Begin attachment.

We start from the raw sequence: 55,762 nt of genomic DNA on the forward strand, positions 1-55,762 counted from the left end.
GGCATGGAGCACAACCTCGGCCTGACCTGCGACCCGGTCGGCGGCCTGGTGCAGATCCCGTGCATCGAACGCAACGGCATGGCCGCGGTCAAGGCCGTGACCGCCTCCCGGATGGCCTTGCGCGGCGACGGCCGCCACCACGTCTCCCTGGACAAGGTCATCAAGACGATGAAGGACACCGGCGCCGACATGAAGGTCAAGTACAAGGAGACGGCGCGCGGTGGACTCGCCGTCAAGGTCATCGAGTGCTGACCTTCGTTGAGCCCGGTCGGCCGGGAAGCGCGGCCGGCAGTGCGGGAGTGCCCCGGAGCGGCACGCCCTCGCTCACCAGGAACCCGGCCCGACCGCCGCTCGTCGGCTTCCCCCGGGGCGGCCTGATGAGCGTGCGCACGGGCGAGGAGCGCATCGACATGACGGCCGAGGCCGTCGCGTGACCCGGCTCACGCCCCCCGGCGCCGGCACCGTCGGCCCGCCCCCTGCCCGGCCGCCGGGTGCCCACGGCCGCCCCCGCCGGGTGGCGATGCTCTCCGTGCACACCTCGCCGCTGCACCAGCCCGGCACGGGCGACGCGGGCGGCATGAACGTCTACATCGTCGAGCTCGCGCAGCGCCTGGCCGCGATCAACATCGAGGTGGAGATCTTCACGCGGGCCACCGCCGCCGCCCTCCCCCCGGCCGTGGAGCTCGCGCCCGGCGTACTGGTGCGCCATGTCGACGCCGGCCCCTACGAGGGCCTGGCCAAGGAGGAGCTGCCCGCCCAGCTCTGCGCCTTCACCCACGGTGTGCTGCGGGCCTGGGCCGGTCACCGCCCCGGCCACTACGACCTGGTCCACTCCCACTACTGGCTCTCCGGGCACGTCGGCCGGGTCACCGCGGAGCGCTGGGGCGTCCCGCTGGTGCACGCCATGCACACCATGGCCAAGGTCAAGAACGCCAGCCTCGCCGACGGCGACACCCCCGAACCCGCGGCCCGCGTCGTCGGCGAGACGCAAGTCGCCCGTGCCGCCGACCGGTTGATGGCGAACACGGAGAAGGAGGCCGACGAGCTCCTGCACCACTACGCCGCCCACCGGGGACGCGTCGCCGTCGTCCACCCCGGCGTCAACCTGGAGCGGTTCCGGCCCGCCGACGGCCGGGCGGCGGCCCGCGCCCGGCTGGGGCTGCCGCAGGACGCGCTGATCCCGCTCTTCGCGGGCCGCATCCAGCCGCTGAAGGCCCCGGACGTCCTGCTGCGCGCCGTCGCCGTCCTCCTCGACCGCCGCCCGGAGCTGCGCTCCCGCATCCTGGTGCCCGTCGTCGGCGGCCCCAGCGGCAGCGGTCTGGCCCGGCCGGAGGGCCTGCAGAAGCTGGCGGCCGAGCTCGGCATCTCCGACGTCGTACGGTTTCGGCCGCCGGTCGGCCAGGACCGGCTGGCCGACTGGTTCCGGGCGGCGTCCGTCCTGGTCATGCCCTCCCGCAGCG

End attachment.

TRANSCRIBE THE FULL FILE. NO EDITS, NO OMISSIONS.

We start from the raw sequence: 55,762 nt of genomic DNA on the forward strand, positions 1-55,762 counted from the left end.
GGCATGGAGCACAACCTCGGCCTGACCTGCGACCCGGTCGGCGGCCTGGTGCAGATCCCGTGCATCGAACGCAACGGCATGGCCGCGGTCAAGGCCGTGACCGCCTCCCGGATGGCCTTGCGCGGCGACGGCCGCCACCACGTCTCCCTGGACAAGGTCATCAAGACGATGAAGGACACCGGCGCCGACATGAAGGTCAAGTACAAGGAGACGGCGCGCGGTGGACTCGCCGTCAAGGTCATCGAGTGCTGACCTTCGTTGAGCCCGGTCGGCCGGGAAGCGCGGCCGGCAGTGCGGGAGTGCCCCGGAGCGGCACGCCCTCGCTCACCAGGAACCCGGCCCGACCGCCGCTCGTCGGCTTCCCCCGGGGCGGCCTGATGAGCGTGCGCACGGGCGAGGAGCGCATCGACATGACGGCCGAGGCCGTCGCGTGACCCGGCTCACGCCCCCCGGCGCCGGCACCGTCGGCCCGCCCCCTGCCCGGCCGCCGGGTGCCCACGGCCGCCCCCGCCGGGTGGCGATGCTCTCCGTGCACACCTCGCCGCTGCACCAGCCCGGCACGGGCGACGCGGGCGGCATGAACGTCTACATCGTCGAGCTCGCGCAGCGCCTGGCCGCGATCAACATCGAGGTGGAGATCTTCACGCGGGCCACCGCCGCCGCCCTCCCCCCGGCCGTGGAGCTCGCGCCCGGCGTACTGGTGCGCCATGTCGACGCCGGCCCCTACGAGGGCCTGGCCAAGGAGGAGCTGCCCGCCCAGCTCTGCGCCTTCACCCACGGTGTGCTGCGGGCCTGGGCCGGTCACCGCCCCGGCCACTACGACCTGGTCCACTCCCACTACTGGCTCTCCGGGCACGTCGGCCGGGTCACCGCGGAGCGCTGGGGCGTCCCGCTGGTGCACGCCATGCACACCATGGCCAAGGTCAAGAACGCCAGCCTCGCCGACGGCGACACCCCCGAACCCGCGGCCCGCGTCGTCGGCGAGACGCAAGTCGCCCGTGCCGCCGACCGGTTGATGGCGAACACGGAGAAGGAGGCCGACGAGCTCCTGCACCACTACGCCGCCCACCGGGGACGCGTCGCCGTCGTCCACCCCGGCGTCAACCTGGAGCGGTTCCGGCCCGCCGACGGCCGGGCGGCGGCCCGCGCCCGGCTGGGGCTGCCGCAGGACGCGCTGATCCCGCTCTTCGCGGGCCGCATCCAGCCGCTGAAGGCCCCGGACGTCCTGCTGCGCGCCGTCGCCGTCCTCCTCGACCGCCGCCCGGAGCTGCGCTCCCGCATCCTGGTGCCCGTCGTCGGCGGCCCCAGCGGCAGCGGTCTGGCCCGGCCGGAGGGCCTGCAGAAGCTGGCGGCCGAGCTCGGCATCTCCGACGTCGTACGGTTTCGGCCGCCGGTCGGCCAGGACCGGCTGGCCGACTGGTTCCGGGCGGCGTCCGTCCTGGTCATGCCCTCCCGCAGCG